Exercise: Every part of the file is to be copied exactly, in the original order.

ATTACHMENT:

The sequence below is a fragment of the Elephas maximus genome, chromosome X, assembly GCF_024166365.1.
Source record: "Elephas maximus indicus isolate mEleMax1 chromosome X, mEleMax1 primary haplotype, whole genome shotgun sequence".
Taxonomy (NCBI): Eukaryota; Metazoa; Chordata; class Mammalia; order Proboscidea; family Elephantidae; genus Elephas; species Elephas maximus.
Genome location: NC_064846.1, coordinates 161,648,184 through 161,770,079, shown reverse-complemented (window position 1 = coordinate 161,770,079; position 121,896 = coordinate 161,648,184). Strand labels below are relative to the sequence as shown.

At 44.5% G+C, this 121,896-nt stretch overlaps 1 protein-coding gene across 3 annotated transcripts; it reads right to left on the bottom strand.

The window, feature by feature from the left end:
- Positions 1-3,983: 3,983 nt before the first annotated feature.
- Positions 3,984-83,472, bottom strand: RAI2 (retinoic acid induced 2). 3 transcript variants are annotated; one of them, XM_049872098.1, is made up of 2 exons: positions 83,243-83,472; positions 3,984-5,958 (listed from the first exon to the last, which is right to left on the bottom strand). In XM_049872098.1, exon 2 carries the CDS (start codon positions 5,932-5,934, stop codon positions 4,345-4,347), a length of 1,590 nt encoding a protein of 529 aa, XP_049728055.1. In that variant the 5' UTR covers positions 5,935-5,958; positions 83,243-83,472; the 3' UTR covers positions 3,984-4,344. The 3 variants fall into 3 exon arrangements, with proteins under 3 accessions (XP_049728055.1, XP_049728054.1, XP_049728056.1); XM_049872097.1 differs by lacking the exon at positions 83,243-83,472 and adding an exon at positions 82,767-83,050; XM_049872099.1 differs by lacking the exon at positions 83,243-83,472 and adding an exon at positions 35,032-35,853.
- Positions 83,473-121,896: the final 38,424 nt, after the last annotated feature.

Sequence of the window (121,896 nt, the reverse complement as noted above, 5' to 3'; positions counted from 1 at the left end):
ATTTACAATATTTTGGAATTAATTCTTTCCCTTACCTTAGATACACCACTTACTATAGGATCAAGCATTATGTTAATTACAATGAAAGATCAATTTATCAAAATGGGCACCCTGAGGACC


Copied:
The sequence below is a fragment of the Elephas maximus genome, chromosome X, assembly GCF_024166365.1.
Source record: "Elephas maximus indicus isolate mEleMax1 chromosome X, mEleMax1 primary haplotype, whole genome shotgun sequence".
Taxonomy (NCBI): Eukaryota; Metazoa; Chordata; class Mammalia; order Proboscidea; family Elephantidae; genus Elephas; species Elephas maximus.
Genome location: NC_064846.1, coordinates 161,648,184 through 161,770,079, shown reverse-complemented (window position 1 = coordinate 161,770,079; position 121,896 = coordinate 161,648,184). Strand labels below are relative to the sequence as shown.

At 44.5% G+C, this 121,896-nt stretch overlaps 1 protein-coding gene across 3 annotated transcripts; it reads right to left on the bottom strand.

The window, feature by feature from the left end:
- Positions 1-3,983: 3,983 nt before the first annotated feature.
- Positions 3,984-83,472, bottom strand: RAI2 (retinoic acid induced 2). 3 transcript variants are annotated; one of them, XM_049872098.1, is made up of 2 exons: positions 83,243-83,472; positions 3,984-5,958 (listed from the first exon to the last, which is right to left on the bottom strand). In XM_049872098.1, exon 2 carries the CDS (start codon positions 5,932-5,934, stop codon positions 4,345-4,347), a length of 1,590 nt encoding a protein of 529 aa, XP_049728055.1. In that variant the 5' UTR covers positions 5,935-5,958; positions 83,243-83,472; the 3' UTR covers positions 3,984-4,344. The 3 variants fall into 3 exon arrangements, with proteins under 3 accessions (XP_049728055.1, XP_049728054.1, XP_049728056.1); XM_049872097.1 differs by lacking the exon at positions 83,243-83,472 and adding an exon at positions 82,767-83,050; XM_049872099.1 differs by lacking the exon at positions 83,243-83,472 and adding an exon at positions 35,032-35,853.
- Positions 83,473-121,896: the final 38,424 nt, after the last annotated feature.

Sequence of the window (121,896 nt, the reverse complement as noted above, 5' to 3'; positions counted from 1 at the left end):
ATTTACAATATTTTGGAATTAATTCTTTCCCTTACCTTAGATACACCACTTACTATAGGATCAAGCATTATGTTAATTACAATGAAAGATCAATTTATCAAAATGGGCACCCTGAGGACC